Looking into the poet’s mind and soul is often as simple as looking into the speakers that he or she places directly between themselves and the reader. This voice serves as a buffer as the author is able to relate to the reader without exposing their ownself as being vulnerable. These speakers often discuss the way the writer, the reader, or a collection of both may see things such as love and aging, but they do so without forcing any participating party to feel as if this view is specifically their own. In other words, the narrator blocks the vulnerability. Two such poets, who were able to utilize this form of speaker in order to discuss the theme of love by using symbolism are T.S. Elliot and Jonhn Donne in their respective poems “The Love Song of Alfred Prufrock” and “The Canonization.”
As was mentioned, the speaker holds the key comparative element between the two poems. However, it is notable that the speaker in “The Canonization” appears to be more angry and aggressive than that in “The Love Song of Alfred Prufrock” as he states “For God’s sake hold your tongue, and let me love” (Donne 1). The speaker in Elliot’s poem is a bit more reserved and almost appears to be regretful as he states “I have measured out my life with coffee spoons” (51). This suggests that Elliot’s speaker has not found significant meaning in his life whereas Donne’s speaker has found something worth fighting for in his own.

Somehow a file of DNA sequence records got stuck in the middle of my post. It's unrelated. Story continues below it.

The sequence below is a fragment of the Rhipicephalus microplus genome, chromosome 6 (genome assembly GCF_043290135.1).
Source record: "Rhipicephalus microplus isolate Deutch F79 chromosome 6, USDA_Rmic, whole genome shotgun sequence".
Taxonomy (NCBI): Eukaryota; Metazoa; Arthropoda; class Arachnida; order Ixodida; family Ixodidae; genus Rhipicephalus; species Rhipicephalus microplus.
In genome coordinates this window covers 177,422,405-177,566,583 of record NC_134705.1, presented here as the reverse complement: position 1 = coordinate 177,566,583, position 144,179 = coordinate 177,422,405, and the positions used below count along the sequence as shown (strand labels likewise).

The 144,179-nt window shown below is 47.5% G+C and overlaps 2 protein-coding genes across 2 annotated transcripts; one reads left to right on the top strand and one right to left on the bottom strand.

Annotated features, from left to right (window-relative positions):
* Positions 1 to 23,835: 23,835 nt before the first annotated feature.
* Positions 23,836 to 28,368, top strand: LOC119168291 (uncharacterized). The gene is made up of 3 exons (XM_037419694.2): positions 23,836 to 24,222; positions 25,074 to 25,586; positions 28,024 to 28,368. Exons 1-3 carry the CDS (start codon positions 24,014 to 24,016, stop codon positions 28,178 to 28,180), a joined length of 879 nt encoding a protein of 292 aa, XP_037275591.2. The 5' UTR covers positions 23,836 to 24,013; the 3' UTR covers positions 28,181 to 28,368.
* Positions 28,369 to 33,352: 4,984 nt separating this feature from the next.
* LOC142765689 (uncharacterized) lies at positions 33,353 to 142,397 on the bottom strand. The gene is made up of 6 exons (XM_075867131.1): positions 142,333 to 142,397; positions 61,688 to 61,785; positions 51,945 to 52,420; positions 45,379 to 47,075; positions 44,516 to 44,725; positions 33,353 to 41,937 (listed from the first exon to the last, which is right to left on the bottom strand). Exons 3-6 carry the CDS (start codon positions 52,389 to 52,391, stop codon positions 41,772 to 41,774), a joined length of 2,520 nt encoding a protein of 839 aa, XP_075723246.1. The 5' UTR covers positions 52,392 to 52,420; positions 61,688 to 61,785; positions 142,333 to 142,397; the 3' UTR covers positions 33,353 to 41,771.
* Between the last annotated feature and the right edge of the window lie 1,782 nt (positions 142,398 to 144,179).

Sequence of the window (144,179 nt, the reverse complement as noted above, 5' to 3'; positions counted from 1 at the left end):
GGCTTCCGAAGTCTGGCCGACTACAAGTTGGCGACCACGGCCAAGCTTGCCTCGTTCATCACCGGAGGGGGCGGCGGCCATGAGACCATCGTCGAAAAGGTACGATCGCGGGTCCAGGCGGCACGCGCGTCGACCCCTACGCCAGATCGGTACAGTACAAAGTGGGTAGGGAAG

As is true in many similar poems, what one speaker has found and the other regrets can be discussed in the theme of love. It is without a doubt that this is often a central theme in poetry, but how these two narrator’s portray this concept is widely varied. Donne’s speaker has found love and is refusing to let anything in life stop him from pursuing this feeling. This is shown as he says “We can die by it, if not live by love” (28). However, the speaker in “The Love Song of Alfred Prufrock” has bypassed love throughout his life and looks back stating that he missed out on many opportunities to love thinking that he would have more time “ For decisions and revisions which a minute will reverse” (Elliot 48). Sadly, as the reader knows, time is not guaranteed and love must not be taken lightly.
These concepts of love, in both poems, were displayed through beautiful symbolism that allowed the reader to truly feel what the speaker was going through. One symbol that is found in both poems is that of elapsing time through the changes of the speakers’ hair. In Donne’s poem, the speaker mentions his “five gray hairs” (3). This shows that he is just starting to age, but he is still full of life. However, life has been harder on Elliot’s speaker without love in his life and he now speaks “With a bald spot in the middle of my hair” (40). By using the hair to symbolize the passing of time, both speakers are relating to readers of all ages and genders.
Although there are apparent differences between the poems with their differences in the way the speakers have approached love, the overall concepts portrayed are very similar. Through using narrators, both writers were able to reach the readers without leaving themselves open. Both speakers were telling the readers to grab love while there is still time and showed the passage of time through the physical changes of their hair.
- Donne, John. “The Canonization.” 1633. Web. 9 July 2015.
- Elliot, T.S. “The Love Song of Alfred Prufrock.” 1915. Web. 9 July 2015.